5 Steps Towards a Sustainable Savings Strategy
Clyde Parsons, Chief Innovation Officer at BrightRock
Step 1: Get a grip on your spending
The first step towards a sustainable savings strategy is to understand where your money goes to and to cut unnecessary expenses.
Start by drawing statements for the past three months on all your accounts – including your credit card(s). While you go through your bank statements, consider the following guidelines recommended by experts, which sets out what a typical household spends as a percentage of their budget in various categories:
35% on household expenditure: this includes spending on food, communications, entertainment, security, domestic wages, travelling costs, water, electricity and school fees.
25% on financial services: this includes long-term life assurance products, short-term insurance, medical aid, pension contributions and longer-term savings. If you’re contributing to your company pension fund this would be taken off before your salary is paid into your bank account so you need to adjust accordingly.
35% on debt repayments: You shouldn’t be spending more than this percentage on debt – the less the better. This includes your mortgage (or rental), car repayments, credit cards and store cards.
5% on emergencies: this is money allocated specifically for emergencies and not long-term savings.
Try to restructure your expenditure accordingly. Start by looking into what all your debit orders are for. How about those added services that overlap with what you already have with your short and long term insurers? Is there a way to cut costs on pay television and internet access in your household? All the little things add up and chances are there are quite a few services you don’t need ─ or never use. Cancel them.
Step 2: Make sure you’re properly insured
Nothing makes as big a dent on savings as unforeseen expenses that could have been covered by your short and long-term insurance policies. Ask a financial adviser to review this for you.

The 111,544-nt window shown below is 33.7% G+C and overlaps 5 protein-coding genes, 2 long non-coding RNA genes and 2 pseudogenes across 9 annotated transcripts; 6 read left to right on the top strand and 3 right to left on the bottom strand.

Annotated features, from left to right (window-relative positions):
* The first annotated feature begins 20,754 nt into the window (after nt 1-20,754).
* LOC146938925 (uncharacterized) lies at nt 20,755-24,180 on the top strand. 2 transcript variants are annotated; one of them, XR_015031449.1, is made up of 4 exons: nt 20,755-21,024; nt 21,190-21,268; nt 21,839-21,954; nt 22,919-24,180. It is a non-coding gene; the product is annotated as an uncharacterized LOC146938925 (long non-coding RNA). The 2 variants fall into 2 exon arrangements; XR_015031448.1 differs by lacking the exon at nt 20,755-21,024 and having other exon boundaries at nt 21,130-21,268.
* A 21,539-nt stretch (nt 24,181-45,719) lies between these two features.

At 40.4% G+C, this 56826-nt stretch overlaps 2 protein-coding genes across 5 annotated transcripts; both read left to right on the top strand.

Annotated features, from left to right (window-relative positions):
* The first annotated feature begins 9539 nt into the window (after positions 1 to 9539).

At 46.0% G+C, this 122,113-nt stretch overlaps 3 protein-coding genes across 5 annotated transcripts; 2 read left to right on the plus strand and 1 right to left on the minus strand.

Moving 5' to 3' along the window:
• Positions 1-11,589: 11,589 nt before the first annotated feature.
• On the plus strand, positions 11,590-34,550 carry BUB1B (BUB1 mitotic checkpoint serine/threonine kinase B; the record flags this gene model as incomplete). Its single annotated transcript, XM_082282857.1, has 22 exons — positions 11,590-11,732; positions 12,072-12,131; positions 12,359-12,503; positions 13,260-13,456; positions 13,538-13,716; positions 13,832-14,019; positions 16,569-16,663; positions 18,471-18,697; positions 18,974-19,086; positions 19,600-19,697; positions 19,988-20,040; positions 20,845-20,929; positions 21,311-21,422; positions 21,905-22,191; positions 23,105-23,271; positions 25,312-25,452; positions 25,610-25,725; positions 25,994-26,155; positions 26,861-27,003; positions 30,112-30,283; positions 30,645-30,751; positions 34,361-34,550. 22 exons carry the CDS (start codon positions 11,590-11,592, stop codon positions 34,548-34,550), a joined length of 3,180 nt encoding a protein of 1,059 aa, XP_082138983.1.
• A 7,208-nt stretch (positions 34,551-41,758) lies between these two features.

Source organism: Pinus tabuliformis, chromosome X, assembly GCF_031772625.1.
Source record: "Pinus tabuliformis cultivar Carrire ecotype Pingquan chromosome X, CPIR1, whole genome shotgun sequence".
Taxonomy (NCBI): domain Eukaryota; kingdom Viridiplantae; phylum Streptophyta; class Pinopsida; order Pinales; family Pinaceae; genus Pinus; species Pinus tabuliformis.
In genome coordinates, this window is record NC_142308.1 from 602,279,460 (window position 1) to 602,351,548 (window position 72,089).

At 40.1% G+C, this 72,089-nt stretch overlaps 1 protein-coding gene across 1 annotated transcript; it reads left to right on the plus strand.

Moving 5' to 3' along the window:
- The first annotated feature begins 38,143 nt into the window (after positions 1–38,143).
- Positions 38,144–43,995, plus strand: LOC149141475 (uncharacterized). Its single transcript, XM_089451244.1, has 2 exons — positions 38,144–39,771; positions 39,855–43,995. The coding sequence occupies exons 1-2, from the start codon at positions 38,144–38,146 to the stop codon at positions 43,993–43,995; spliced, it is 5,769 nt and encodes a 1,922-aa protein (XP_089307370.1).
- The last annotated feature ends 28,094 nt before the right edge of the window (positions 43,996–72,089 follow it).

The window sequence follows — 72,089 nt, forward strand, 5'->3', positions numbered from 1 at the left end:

By how much has your insurance premiums increased over the past few years? Bear in mind cheap premiums aren’t necessarily sustainable. Some policies can start of relatively inexpensive bu increase steeply later. Review your cover regularly, and ensure your cover is – and stays – relevant, so you’re only ever paying for the cover you need.
That said, never skimp on your insurance either. If you have debts to honour and a spouse and/or family to provide for, you need to be covered for death and disability. Question the flexibility of this cover. Does it change as your needs and responsibilities change? And check out the provider’s track record for claims pay-outs.
Step 3: Start an emergency fund
Although the risk of unforeseen expenses is significantly reduced by adequate cover, you will still have unforeseen expenses that you will have to budget for – that’s where your emergency fund (not your overdraft or credit card!) comes into play. It needs to make provision for any budget shortfalls like household emergencies, unexpected car maintenance and shortfalls in your medical cover.
Set an initial target of two to three months’ salary. This could even help with bigger setbacks, like losing your job – set a substantial target and work towards it over the long term. Experts suggest that you prioritise your emergency fund before settling your debts.
Step 4: Tackle your debt
Once you’ve laid the foundation to pay for emergencies without using your credit facilities by securing at least R10 000 in your emergency fund, you need to start working towards paying off your debt by prioritising high interest debt over lower interest debt.
Just think of it this way: The interest paid on an average credit card debt of R10 000 adds up to more than twice the cost of R10 000 on your mortgage over five years. It might be a good idea to consolidate your debt towards the debt-source with the lowest interest rate. Once that is done, lower the limit on your credit card – or even better: Snip it.
Step 5: Work on your longer-term savings strategy
Surprise: You already started saving money when you created your emergency fund!
Once your emergency fund can cover at least one month’s salary, it might be a good idea to start working on savings for your retirement and savings for luxuries like travel – starting with your retirement. If you don’t have a retirement benefit as part of your salary package, ask your financial adviser to look into a retirement annuity, which is tax deductible.
It’s also worthwhile looking into tax-free savings accounts, which allow you to save a maximum of R36 000 per year (and R500 000 in your lifetime) in a specially designated fund or account – ask your financial adviser to incorporate this benefit into your savings strategy.